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Sudan’s resistance committees to unify political charters

June 29 - 2022 KHARTOUM / WAD MADANI
Logos of the two political charters issued by resistance committees earlier this year (Social media)
Logos of the two political charters issued by resistance committees earlier this year (Social media)

The Sudanese resistance committees are currently working on the unification of the two political charters issued by resistance committees in the country.

The Revolutionary Charter for People’s Power (RCPP) , developed by the resistance committees in Wad Madani, capital of El Gezira, in mid-January, was signed by resistance committees in seven states. By the end of March, it was signed by resistance committees in eight more states.

In end February, the Khartoum Resistance Committees Coordination released its final version of the Charter for the Establishment of the People’s Authority (CEPA) issued by the coordinating body of the resistance committees in Khartoum.

In the RCPP, “a clear focus on the democratization of decision making and wealth distribution can be found across all of its points. It includes a roadmap to form a government, starting with the selection of local councils in a process that would start immediately as part of the ongoing resistance against the coup,” Muzan Alneel writes in an analysis of the political situation in Sudan published on the site of the Tahrir Institute for Middle East Policy (TIMEP) in end April.

“In terms of political economy for example, the RCPP focuses on a national developmental project that aims to restructure Sudan’s rentier economy into a more industrial one, through a mixed economic policy guided by the public sector in collaboration with the private sector. The RCPP also clearly rejects the IMF’s structural adjustment programs and related austerity measures and argues for Sudan’s eligibility for preferential measures with regards to debt relief given the country’s extraordinary conditions.”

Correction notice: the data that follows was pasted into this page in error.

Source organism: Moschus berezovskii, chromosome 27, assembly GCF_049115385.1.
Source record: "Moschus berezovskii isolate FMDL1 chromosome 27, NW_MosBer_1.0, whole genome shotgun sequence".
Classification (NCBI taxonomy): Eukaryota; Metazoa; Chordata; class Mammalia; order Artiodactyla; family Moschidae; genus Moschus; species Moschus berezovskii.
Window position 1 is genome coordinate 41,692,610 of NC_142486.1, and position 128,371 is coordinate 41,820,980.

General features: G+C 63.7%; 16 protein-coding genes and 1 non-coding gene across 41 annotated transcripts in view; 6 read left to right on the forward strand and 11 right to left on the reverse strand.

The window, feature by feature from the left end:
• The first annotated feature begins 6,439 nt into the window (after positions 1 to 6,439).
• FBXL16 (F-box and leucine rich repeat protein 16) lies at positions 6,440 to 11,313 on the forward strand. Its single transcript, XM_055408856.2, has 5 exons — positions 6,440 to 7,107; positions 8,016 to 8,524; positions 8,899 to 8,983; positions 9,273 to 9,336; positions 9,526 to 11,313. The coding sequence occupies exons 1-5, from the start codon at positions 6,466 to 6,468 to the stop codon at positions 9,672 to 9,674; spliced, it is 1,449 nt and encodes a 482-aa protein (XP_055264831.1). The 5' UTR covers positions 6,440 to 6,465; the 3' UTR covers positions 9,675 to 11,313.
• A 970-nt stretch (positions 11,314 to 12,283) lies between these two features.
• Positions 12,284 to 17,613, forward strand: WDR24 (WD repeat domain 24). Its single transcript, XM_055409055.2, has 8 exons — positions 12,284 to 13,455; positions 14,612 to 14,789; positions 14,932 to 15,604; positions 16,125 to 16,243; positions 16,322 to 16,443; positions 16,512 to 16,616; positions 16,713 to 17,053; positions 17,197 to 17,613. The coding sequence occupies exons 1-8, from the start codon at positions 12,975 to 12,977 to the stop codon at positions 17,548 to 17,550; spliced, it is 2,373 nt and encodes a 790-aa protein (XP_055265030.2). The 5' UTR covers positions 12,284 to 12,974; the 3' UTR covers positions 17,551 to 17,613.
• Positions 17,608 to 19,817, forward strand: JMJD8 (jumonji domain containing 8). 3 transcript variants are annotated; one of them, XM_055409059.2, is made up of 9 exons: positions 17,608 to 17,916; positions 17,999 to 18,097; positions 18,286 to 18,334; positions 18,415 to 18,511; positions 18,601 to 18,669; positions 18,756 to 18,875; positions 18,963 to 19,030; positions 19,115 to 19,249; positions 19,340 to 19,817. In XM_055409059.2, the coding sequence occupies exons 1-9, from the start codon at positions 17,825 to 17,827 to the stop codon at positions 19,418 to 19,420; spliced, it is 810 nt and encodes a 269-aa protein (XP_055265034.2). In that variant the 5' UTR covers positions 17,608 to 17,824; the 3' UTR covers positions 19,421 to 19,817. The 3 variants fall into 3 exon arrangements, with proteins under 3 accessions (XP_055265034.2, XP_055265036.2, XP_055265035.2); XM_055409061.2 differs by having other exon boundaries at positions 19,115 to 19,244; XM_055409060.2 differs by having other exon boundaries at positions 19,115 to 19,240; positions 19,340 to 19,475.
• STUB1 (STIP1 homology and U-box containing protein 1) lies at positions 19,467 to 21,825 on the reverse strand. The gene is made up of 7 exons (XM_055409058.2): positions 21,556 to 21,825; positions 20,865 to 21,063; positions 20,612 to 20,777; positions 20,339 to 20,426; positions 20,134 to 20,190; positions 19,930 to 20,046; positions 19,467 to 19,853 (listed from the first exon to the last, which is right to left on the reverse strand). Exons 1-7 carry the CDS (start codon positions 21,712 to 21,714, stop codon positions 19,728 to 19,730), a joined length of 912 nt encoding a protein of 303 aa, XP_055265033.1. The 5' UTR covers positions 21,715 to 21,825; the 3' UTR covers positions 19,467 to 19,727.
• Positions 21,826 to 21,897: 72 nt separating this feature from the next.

The CEPA “criticizes the political process for not addressing the economic, social, and cultural origins of Sudan’s current crisis, and highlights the “lack of sustainable developmental vision” for the country. These are all points it shares with the RCPP to some extent.

“However, the CEPA and the RCPP differ in terms of the tools proposed to implement these values,” Alneel states. “The CEPA is anchored around the concept of “uniting the political actors of the revolution” as a primary objective, not a tool. Accordingly, it envisions a path shaped by building consensus and finding compromises. This is clear for example in the issue of political economy where, despite prioritizing the “people’s rights to life,” the CEPA calls for “balancing the management of public debt and development requirements,” in a departure from the people-centered approach to development.

“The focus on development and provision of basic economic rights as the path to peace and stability in the country is a common feature of both charters. However, different arrangements of priorities have led to different tools and solutions being proposed, reflecting the general debate among various revolutionary committees on the ground.”

Alneel concludes his analysis by saying that “While the international community and regional powers continue to disregard the visions of the resistance committees, these visions are the ones discussed in the Sudanese streets. They are the ones distributed during protests and they have an incomparably higher chance of bringing stable peace to the country.”

 


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